A geek dream come true, the Hi-Can fidelity canopy is a bed / home entertainment hybrid that will let you listen to music, surf the web, watch movies and play games, all in the comfort of your own bed. Designed by Italian designer Edoardo Carlino, the Hi-Can is truly an object of beauty that will complement any rich geek’s bedroom quite nicely. No word yet on pricing or availability. Additional pictures and video after the jump.

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Spying or safety measure? TimeSnapper does both.

If you have children who browse the Internet daily, I’m sure you impose some type of restrictions upon their computer usage. Kids are very good at ending up in places they should not be and excel at installing spyware and viruses on your beloved system.

As parents, it is our obligation to monitor their activities on the Web, and even if we can’t look at everything they do all the time, we should at least check their browsing history once in a while. Having a resident program take a few screenshots periodically might also be a good idea, and that’s why you will want to take a look at TimeSnapper, a small application that automatically captures (at customizable intervals) screenshots of what is displayed on your computer’s screen.

Here are a few of its features:

  • Screenshot intervals are completely customizable
  • JPG, GIF, PNG, TIFF, EMF and WMF formats are supported
  • Customizable screenshot resolution
  • Archive mode allows you to keep pictures for a certain number of days or set a maximum space allowance

When you are done capturing what your kids (or spouse!) was doing on the Web, the software lets you play back all screenshots taken in chronological order.

All in all, TimeSnapper is a very useful little tool that could be used for good or for bad, so use it judiciously. Also, don’t forget that the application’s icon sits in the taskbar’s tray, so you might want to hide it if you’re dealing with someone who knows his way around Windows.

FPS Vest: Want to know what it’s like to get shot?

The FPS Vest

People spend thousands of dollars when it comes to getting the most out of their PC games, but at the end of the day they’re still staring at a screen; completely out of touch with what is actually going on in the 3D environment of their favorite First Person Shooter.

The FPS Vest from TN games hopes to change that by creating a more realistic gaming experience wherein the wearer can actually feel events such as the impact of a bullet or the recoil of a large gun. This innovative peripheral uses small air “bladders” which quickly inflate to create a sensation based on what is happening in-game. A total of eight bladders can apparently simulate entry and exit wounds. It clocks in at a hefty $170 and isn’t supported by many games as of yet; TN Games is making their code widely available so that game developers can easily take advantage of its functionality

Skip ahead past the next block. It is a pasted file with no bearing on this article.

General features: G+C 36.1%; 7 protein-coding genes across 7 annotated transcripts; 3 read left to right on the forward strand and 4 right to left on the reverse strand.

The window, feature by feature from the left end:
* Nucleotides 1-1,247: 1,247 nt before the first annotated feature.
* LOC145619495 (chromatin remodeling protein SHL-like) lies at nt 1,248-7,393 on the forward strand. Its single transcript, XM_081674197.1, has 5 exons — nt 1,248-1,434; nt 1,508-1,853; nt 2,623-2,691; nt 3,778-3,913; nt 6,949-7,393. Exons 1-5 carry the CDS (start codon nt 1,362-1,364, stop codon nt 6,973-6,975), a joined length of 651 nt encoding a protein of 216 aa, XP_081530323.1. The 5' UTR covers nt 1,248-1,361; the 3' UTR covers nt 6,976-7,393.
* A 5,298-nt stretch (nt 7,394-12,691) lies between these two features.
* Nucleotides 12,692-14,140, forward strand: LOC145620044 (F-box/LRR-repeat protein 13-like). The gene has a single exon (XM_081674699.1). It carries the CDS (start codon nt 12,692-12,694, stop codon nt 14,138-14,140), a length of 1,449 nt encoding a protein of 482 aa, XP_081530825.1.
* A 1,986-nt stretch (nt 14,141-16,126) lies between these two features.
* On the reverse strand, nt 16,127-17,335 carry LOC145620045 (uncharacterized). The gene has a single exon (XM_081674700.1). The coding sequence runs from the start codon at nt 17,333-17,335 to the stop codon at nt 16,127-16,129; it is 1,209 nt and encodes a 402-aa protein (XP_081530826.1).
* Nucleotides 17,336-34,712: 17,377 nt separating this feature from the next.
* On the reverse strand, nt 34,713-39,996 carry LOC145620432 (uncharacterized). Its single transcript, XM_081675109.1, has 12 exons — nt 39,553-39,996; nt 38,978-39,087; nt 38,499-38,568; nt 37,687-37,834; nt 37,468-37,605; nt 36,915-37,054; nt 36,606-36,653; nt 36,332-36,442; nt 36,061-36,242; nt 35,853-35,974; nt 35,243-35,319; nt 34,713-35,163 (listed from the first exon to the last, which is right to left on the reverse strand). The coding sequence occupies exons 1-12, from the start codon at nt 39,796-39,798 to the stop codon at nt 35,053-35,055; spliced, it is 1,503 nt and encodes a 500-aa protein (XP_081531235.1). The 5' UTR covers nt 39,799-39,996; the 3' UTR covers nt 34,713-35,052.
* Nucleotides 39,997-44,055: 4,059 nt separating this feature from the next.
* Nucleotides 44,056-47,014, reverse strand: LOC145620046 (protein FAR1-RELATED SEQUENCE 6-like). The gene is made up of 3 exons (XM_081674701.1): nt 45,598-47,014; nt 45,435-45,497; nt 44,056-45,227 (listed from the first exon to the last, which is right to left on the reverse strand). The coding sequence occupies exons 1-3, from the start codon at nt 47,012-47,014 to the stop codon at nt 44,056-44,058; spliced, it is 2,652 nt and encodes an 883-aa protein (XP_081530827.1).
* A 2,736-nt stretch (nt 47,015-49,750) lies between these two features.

The system consists of a USB vest combined with a small air compressor used to inflate the pouches. As of right now only the vest is available however, they expect to have a full suit of force feedback gear shortly.

Check out the included video and try to ignore the annoying chick asking all the questions.

[Via TechEBlog]

Five sci-fi scenarios that will come true

By Mark O’Neill

An interesting little article has cropped up on PC World about “five sci-fi scenarios that will eventually become true”.   They are :

The most intriguing one in my opinion has to be the holodeck.   With programs such as Second Life becoming more and more advanced, the possibility of a fully-fledged holodeck can’t be that far off.

The biometric stuff is already partly with us to a certain extent with the biometric passport.    But according to the article, “in a few years, we’ll be using fingerprint, voice, iris, or retinal scans to log on to Web sites and make purchases.”   Is it just me or does this sound downright scary?   I’d much rather just stick to typing in a password.

Geek Lair: Accessorize your setup – Part 2

After procrastinating for the past few weeks I guess it’s time to let you guys in on the latest installment of Geek Lair. Today I’m going to take a look at –and review!– some cool stuff which will increase productivity and snazz up your desk. Some of the great items in my last feature might have been somewhat unattainable to myself and most of the people who read this site however, if you’ve got a few thousand to throw into a chair, be my guest.

This time we’re going to look at the more affordable devices which will really make a difference when it comes to pimping out your computer setup.